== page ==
Claude Bernard

Claude
Bernard
1813
1878

French Physiologist

Author Quotes

Man is forced to be free for this reason alone; that he has a conscience and judgement. His liberty flows from this. He is free to do good or bad; but when he has done bad, remorse proves to him that he was free, and that he could have done otherwise, had he so wished.

Proof that a given condition always precedes or accompanies a phenomenon does not warrant concluding with certainty that a given condition is the immediate cause of that phenomenon. It must still be established that when this condition is removed, the phenomena will no longer appear.

The eloquence of a scientist is clarity; scientific truth is always more luminous when its beauty is unadorned than when it is tricked out in the embellishments with which our imagination would seek to clothe it.

The origin of an original work is always the pursuit of a fact which does not fit into accepted ideas.

Today no one says any longer 'it is good; that is fine'. No one believes in himself. He says it will sell - or it will not sell.

When entering on new ground we must not be afraid to express even risky ideas so as to stimulate research in all directions. As Priestley put it, we must not remain inactive through false modesty based on fear of being mistaken.

Hatred is the most clear- sighted, next to genius

In the philosophic sense, observation shows and experiment teaches.

Mediocre men often have the most acquired knowledge

Put off your imagination, as you put off your overcoat, when you enter the laboratory. Put it on again, as you put on your overcoat, when you leave.

The experiment is complete only after the counterproof, just as analysis is never complete except after synthesis. In physiology we cannot make a synthesis, but we can carry out the control experiment - or counterproof.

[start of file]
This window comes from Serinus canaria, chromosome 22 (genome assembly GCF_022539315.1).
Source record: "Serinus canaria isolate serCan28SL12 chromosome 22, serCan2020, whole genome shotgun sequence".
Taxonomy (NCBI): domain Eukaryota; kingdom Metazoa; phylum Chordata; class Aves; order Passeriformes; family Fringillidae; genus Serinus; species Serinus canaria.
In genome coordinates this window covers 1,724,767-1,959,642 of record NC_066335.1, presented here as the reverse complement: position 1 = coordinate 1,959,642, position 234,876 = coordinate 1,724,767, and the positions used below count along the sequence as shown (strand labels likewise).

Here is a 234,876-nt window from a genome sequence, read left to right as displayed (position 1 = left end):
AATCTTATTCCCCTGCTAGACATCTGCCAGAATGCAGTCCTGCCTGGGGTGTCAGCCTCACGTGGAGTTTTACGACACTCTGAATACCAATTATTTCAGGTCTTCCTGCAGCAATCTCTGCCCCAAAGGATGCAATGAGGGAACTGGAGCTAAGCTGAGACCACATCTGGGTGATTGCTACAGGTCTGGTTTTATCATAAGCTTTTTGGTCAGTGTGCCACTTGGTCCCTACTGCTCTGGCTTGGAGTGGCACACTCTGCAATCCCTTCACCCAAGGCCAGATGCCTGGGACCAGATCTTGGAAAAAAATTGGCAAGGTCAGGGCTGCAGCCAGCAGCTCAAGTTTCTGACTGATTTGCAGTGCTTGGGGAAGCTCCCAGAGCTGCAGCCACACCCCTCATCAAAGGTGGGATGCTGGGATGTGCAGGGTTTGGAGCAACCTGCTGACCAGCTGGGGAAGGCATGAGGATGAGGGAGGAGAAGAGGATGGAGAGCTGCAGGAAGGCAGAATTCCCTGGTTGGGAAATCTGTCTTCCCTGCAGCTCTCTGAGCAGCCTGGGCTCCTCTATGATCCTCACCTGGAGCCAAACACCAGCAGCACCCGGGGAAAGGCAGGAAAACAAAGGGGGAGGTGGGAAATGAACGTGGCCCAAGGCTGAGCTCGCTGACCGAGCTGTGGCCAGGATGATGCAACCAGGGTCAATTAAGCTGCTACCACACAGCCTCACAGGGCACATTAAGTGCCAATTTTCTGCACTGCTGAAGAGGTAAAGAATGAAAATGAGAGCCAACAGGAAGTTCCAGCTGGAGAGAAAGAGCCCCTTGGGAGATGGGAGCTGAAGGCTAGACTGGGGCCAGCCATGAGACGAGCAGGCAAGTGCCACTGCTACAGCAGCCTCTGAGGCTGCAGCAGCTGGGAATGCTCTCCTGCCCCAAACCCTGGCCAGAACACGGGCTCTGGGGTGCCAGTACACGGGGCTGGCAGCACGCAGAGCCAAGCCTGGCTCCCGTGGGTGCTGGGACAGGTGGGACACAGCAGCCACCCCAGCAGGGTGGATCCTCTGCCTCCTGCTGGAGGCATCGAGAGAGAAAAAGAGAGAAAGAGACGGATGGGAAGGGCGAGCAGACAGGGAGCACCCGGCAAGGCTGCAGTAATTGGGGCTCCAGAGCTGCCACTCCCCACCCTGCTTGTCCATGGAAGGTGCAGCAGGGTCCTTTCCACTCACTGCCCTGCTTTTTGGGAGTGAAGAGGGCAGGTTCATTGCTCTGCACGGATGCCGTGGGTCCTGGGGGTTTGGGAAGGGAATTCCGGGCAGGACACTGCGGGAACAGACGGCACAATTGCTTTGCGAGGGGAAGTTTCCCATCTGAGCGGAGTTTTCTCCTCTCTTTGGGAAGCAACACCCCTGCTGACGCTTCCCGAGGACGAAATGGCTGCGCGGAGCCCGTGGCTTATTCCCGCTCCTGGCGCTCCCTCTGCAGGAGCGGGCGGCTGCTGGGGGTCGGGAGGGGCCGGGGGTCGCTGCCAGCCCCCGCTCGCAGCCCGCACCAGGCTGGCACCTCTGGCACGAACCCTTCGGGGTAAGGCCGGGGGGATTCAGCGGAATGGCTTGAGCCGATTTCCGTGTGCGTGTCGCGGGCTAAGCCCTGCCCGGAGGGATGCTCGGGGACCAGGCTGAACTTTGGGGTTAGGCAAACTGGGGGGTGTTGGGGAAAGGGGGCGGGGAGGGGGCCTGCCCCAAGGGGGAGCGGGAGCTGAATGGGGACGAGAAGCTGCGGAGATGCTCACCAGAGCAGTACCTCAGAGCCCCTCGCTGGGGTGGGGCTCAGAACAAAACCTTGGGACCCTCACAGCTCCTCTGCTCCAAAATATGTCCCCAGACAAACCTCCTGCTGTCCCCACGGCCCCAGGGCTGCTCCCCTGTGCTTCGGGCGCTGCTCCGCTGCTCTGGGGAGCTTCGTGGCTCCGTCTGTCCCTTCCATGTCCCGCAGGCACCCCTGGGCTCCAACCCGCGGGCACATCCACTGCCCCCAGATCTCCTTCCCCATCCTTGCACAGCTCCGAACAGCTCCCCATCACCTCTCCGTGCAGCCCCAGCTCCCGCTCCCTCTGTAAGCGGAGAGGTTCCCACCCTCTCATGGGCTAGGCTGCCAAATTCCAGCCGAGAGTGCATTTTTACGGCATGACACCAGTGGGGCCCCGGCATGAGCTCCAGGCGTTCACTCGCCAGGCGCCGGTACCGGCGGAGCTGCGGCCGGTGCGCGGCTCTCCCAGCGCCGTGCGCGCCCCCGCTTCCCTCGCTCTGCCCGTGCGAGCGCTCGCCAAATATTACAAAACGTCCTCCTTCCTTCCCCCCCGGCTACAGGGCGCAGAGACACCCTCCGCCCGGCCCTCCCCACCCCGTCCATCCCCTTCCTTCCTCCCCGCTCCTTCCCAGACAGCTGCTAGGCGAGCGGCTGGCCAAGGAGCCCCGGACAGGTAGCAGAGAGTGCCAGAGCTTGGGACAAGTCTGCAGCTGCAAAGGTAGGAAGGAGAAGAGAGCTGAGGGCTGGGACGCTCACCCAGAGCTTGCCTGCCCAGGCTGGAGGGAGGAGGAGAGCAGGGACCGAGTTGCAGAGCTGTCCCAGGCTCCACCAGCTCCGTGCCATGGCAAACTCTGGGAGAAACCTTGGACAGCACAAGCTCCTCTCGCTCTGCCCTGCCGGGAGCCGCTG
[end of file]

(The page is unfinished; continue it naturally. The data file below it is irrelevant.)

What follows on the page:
The physiologist is not a man of the world, he is a scientist, a man caught and absorbed by a scientific idea that he pursues; he no longer hears the cries of the animals, no longer sees the flowing blood, he sees only his idea: organisms that hide from him problems that he wants to discover. He doesn't feel that he is in a horrible carnage; under the influence of a scientific idea, he pursues with delight a nervous filament inside stinking and livid flesh that for any other person would be an object of disgust and horror.

Tout est poison, rien n'est poison, tout est une question de dose. Everything is poisonous, nothing is poisonous, it is all a matter of dose.

When he does not know what he ought to want, he should know what his enemy wants - and want the contrary.

I am convinced that I have also served science in this way: I have stimulated work

In the sciences, there is doubtless a very close connection between observation and experimentation. Nevertheless, it is necessary to distinguish them because (otherwise) everything would become confused.

Mediocre men often have the most acquired knowledge. It is in the darker. It is in the darker regions of science that great men are recognized; they are marked by ideas which light up phenomena hitherto obscure and carry science forward.

Real science exists, then, only from the moment when a phenomenon is accurately defined as to its nature and rigorously determined in relation to its material conditions, that is, when its law is known. Before that, we have only groping and empiricism.

The experimenter who does not know what he is looking for will never understand what he finds.

The science of life is a superb and dazzlingly lighted hall which may be reached only by passing through a long and ghastly kitchen.